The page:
- In April, many parts of Asia, including Siberia, experienced record heat, which led to wildfires in Russia’s northernmost region.
- Experts are concerned about the early start of the fire season in Siberia, especially after the mass devastation caused by the 2019 Siberian wildfires.
- The fires, which are likely fueled by climate change, could release more carbon dioxide into the air, which generates further warming, experts say.
- The more immediate threat is the health risk that the smoke from the fires pose to people, particularly when combined with the COVID-19 pandemic.
A few hundred miles south of the Arctic Circle, the small town of Boguchany in Siberia, Russia, had its hottest April on record. On April 25, the temperature soared to 31° Celsius (87.8° Fahrenheit), even though it should be much cooler at this time of the year.
Other parts of Siberia, and the greater continent of Asia, also experienced record heat. On April 27, the temperature in Tokmak, Kyrgyzstan, reached 35.1°C (95.2°F), while at Ayding Lake, China, the temperature peaked at 43.5°C (110.3°F). Over the past few months, Europe has also been dealing with abnormal heat during its warmest winter on record.
In Siberia, the high temperatures gave way to wildfires. On April 27, a satellite system operated by NASA captured an image of red flames and smoke blowing through at least nine regions near Kemerovo and Novosibirsk in Siberia.
“This year’s fire season has started extremely early, and fires became intensive from the very beginning,” Beneslavskiy told Mongabay in an email. “That means a possible ‘long fire summer’ with a lot of forest destruction.”
Last year, fires swept through 15 million hectares (37 million acres) of forest in Siberia, although official numbers were underestimated, according to Greenpeace International. “It was definitely one of the most disastrous fire seasons,” Beneslavskiy said, adding that he didn’t see the fire situation improving in Siberia anytime soon.
The April fires are still burning as of today, Beneslavskiy said.
Kristina Dahl, senior climate scientist at the Union of Concerned Scientists, said she is also worried about these early fires in Siberia, especially in regard to the ramifications on human health.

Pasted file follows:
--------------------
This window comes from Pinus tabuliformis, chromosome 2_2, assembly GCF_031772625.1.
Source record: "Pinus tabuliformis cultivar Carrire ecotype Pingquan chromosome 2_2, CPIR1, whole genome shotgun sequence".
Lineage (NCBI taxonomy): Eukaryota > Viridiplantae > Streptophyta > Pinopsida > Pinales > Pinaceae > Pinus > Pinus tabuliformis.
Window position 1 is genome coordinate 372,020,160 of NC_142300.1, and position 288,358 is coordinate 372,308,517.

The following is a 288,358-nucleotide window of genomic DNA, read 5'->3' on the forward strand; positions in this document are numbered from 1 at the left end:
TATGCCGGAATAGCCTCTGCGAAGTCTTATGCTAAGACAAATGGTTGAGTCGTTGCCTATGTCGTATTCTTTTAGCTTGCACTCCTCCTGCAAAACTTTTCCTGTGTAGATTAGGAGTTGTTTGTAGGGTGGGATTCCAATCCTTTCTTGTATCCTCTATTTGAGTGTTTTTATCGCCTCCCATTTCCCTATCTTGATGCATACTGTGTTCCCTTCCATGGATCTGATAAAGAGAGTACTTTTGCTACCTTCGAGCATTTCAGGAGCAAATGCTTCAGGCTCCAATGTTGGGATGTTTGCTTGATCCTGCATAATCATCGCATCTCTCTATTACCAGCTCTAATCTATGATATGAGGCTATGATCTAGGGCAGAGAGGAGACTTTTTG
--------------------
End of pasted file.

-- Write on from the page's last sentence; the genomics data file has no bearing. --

“Right now, the health and well-being of people in the regions being affected needs to be the highest priority, particularly in light of the COVID-19 pandemic,” Dahl told Mongabay in an email. “Because both wildfires and COVID-19 affect respiratory systems, the combined threats could present serious risks to people in the region, especially if they have underlying health conditions.”
Climate change helped create the hot, dry conditions that fueled these Siberian fires, although it’s too early to ascertain its direct influence on the blazes, according to Dahl.
“While we’ll have to wait for scientific studies examining whether climate change made these fires more likely or influenced their extent, we know that climate change makes events like this more likely,” Dahl said. “So much has happened since the start of this year, but many will recall that Australia just suffered through an incredibly devastating wildfire season. Climate change was shown to have made those fires 30% more likely.”
The fires may be happening in remote regions of Siberia, but the entire world will be impacted, according to Dahl.
“The region is home to one of the world’s largest high-latitude forests and much of the region’s land is permafrost,” Dahl said. “Both forests and permafrost store enormous amounts of carbon. So when they burn or thaw, carbon dioxide is released into the atmosphere, which then causes further warming.
“While the immediate threats of these rising temperatures and large fires are to the people and ecosystems of Siberia, in the long term people and ecosystems worldwide are affected by what happens in Siberia,” she added.
Banner image caption: Russian firefighters battling a blaze in 2019. Image by Evgeny Titkov / Flickr.
This story first appeared on Mongabay
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